Why Not Delay the World Bank Leadership Vote?

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Bill Easterly asks a very good question. Jim Yong Kim, the White House nominee to lead the World Bank, has been so busy meeting privately with governments that, unlike the other candidates, he hasn't been able to explain his views on development to anybody else. Time is running out: a vote is due on April 16th. Easterly asks, what's the hurry?

The deadline seems especially unfortunate since [Kim's nomination]  has generated unprecedented controversy, and two credible alternative candidates have been nominated in Ngozi Okonjo-Iweala and José Antonio Ocampo.

The Centre for Global Development (CGD) and the Washington Post co-sponsored a forum that would have been an ideal place for Kim to address the controversies. Okonjo-Iweala and Ocampo spoke at the forum earlier this week, but Kim declined to participate.

An administration official kindly agreed to speak with me last Wednesday evening about why Kim did not participate in the forum. The official said it was purely logistical: Kim has been constantly on the road meeting member governments, and would continue to be on the road right up until the vote...

So let us grant the problem is simply logistical; that Kim would be happy to meet with his critics in a public forum and address their concerns, but there is simply no time left before the vote on Monday. This leads naturally to the question: what's the rush?

There is universal agreement that the World Bank presidential selection process should be transparent. There is now a historic opportunity, generated by unprecedented and widespread participation in the debate on the respective merits of the three candidates, for this to happen. It is in the interests of the constituents of the World Bank, and of Kim himself, that this opportunity be seized.

By the way the CGD website has reports on the presentations by Okonjo-Iweala and Ocampo. Earlier Nancy Birdsall, head of the center, wrote a good memo on what we need to know about the candidates.

Update: Contrasting visions of development are in play in this choice--"Big Development" and "Small Development", as Michael Woolcock puts it in this post for the World Bank's economics blog. Big Development is about entire economic systems. It calls for "wholesale investments in roads, ports, agriculture, education, justice, finance and public health--and, crucially, the corresponding government ministries to plan, fund, implement and assess it all." Lately, though, the other approach has been catching on.

Inspired less by transformational visions of entire countries and more by the immediate plight of particular demographic groups (AIDS orphans, child soldiers, 'the poor') living in particular geographic places (disaster zones, refugee camps, urban slums), Small Development advocates focus not on building systems in the medium run but on compensating for the failure of systems in the short run... The moral animus driving Small Development is the real and present "needs" of the groups in question; building "systems" is all well and good, advocates contend, but it's slow, imprecise, indifferent to context, prone to corruption, and in the meantime people are dying. We need to act now! For critics of Small Development, however, such activities amount to little more than "charity work"; it is noble and laudable work, to be sure, and is certainly difficult and often dangerous, but its net transformational effects are, well, small. Poor, marginalized individuals may have become less poor (or more "empowered") individuals as a result of such efforts, but it's not how any poor, autocratic and divided country became a prosperous, democratic and inclusive country.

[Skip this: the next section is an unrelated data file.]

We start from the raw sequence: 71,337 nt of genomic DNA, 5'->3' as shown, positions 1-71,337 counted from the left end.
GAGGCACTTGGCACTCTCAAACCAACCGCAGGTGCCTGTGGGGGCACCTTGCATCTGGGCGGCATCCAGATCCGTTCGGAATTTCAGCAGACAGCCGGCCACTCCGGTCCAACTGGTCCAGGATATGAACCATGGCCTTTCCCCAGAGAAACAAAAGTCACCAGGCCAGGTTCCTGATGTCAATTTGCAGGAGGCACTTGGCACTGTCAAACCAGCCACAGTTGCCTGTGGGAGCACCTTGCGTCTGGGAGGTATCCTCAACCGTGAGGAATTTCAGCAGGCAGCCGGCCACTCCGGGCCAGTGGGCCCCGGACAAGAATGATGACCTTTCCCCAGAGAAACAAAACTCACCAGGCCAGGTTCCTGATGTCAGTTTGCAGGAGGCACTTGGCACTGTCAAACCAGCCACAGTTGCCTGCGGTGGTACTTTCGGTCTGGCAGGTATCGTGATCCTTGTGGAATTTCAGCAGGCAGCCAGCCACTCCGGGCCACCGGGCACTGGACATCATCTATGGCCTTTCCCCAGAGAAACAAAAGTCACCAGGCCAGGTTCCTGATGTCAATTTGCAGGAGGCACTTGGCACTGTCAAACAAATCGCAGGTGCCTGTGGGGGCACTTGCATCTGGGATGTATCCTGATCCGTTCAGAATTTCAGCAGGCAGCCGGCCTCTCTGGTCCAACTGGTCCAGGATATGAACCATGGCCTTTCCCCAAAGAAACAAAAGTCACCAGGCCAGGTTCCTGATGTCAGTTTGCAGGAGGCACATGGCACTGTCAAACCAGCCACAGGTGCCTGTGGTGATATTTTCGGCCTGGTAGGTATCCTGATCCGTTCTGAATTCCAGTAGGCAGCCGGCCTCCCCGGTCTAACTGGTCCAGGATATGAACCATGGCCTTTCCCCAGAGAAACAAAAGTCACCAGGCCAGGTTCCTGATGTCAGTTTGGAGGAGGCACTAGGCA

These two visions of development are not incompatible, and reasonable people can cast their lot with either one. But the distinction between them matters and has significant consequences for how priorities are assigned, how resources are allocated, and difficult decisions are made.

Kim, it seems, is a Small Development kind of guy. The Bank has traditionally aimed for Big Development. There's a lot to discuss here if the US nominee can find the time.

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Clive Crook is a senior editor of The Atlantic and a columnist for Bloomberg View. He was the Washington columnist for the Financial Times, and before that worked at The Economist for more than 20 years, including 11 years as deputy editor. Crook writes about the intersection of politics and economics. More

Crook writes about the intersection of politics and economics.

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